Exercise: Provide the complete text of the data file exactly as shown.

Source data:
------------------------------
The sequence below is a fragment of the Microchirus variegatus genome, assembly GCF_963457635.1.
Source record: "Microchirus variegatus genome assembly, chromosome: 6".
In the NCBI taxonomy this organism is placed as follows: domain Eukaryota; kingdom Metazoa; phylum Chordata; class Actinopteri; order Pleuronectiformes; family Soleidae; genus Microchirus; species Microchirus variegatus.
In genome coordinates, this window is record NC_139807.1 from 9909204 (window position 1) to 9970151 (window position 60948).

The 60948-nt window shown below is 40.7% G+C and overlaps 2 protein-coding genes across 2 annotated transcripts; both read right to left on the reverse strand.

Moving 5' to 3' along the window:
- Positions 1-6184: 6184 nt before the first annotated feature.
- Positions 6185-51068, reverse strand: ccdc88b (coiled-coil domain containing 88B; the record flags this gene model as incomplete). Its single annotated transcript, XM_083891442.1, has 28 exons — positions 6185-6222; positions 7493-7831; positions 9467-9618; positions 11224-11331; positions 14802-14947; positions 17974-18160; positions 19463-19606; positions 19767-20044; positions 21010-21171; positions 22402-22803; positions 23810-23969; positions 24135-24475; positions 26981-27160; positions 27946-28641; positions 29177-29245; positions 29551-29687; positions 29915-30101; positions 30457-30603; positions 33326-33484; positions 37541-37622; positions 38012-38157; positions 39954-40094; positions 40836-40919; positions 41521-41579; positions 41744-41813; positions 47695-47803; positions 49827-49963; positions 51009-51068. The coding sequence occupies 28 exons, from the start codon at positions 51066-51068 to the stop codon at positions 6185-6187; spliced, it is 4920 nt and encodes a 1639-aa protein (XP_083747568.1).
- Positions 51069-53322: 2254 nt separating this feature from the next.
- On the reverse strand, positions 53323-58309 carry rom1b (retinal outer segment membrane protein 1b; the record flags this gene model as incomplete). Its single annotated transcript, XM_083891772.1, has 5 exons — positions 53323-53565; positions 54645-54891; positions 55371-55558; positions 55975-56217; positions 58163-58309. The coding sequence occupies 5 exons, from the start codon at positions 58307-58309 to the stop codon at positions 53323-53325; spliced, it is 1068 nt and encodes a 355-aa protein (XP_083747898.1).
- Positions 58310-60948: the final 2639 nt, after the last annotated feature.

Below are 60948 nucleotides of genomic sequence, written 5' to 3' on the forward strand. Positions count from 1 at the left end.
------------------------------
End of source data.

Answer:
The sequence below is a fragment of the Microchirus variegatus genome, assembly GCF_963457635.1.
Source record: "Microchirus variegatus genome assembly, chromosome: 6".
In the NCBI taxonomy this organism is placed as follows: domain Eukaryota; kingdom Metazoa; phylum Chordata; class Actinopteri; order Pleuronectiformes; family Soleidae; genus Microchirus; species Microchirus variegatus.
In genome coordinates, this window is record NC_139807.1 from 9909204 (window position 1) to 9970151 (window position 60948).

The 60948-nt window shown below is 40.7% G+C and overlaps 2 protein-coding genes across 2 annotated transcripts; both read right to left on the reverse strand.

Moving 5' to 3' along the window:
- Positions 1-6184: 6184 nt before the first annotated feature.
- Positions 6185-51068, reverse strand: ccdc88b (coiled-coil domain containing 88B; the record flags this gene model as incomplete). Its single annotated transcript, XM_083891442.1, has 28 exons — positions 6185-6222; positions 7493-7831; positions 9467-9618; positions 11224-11331; positions 14802-14947; positions 17974-18160; positions 19463-19606; positions 19767-20044; positions 21010-21171; positions 22402-22803; positions 23810-23969; positions 24135-24475; positions 26981-27160; positions 27946-28641; positions 29177-29245; positions 29551-29687; positions 29915-30101; positions 30457-30603; positions 33326-33484; positions 37541-37622; positions 38012-38157; positions 39954-40094; positions 40836-40919; positions 41521-41579; positions 41744-41813; positions 47695-47803; positions 49827-49963; positions 51009-51068. The coding sequence occupies 28 exons, from the start codon at positions 51066-51068 to the stop codon at positions 6185-6187; spliced, it is 4920 nt and encodes a 1639-aa protein (XP_083747568.1).
- Positions 51069-53322: 2254 nt separating this feature from the next.
- On the reverse strand, positions 53323-58309 carry rom1b (retinal outer segment membrane protein 1b; the record flags this gene model as incomplete). Its single annotated transcript, XM_083891772.1, has 5 exons — positions 53323-53565; positions 54645-54891; positions 55371-55558; positions 55975-56217; positions 58163-58309. The coding sequence occupies 5 exons, from the start codon at positions 58307-58309 to the stop codon at positions 53323-53325; spliced, it is 1068 nt and encodes a 355-aa protein (XP_083747898.1).
- Positions 58310-60948: the final 2639 nt, after the last annotated feature.

Below are 60948 nucleotides of genomic sequence, written 5' to 3' on the forward strand. Positions count from 1 at the left end.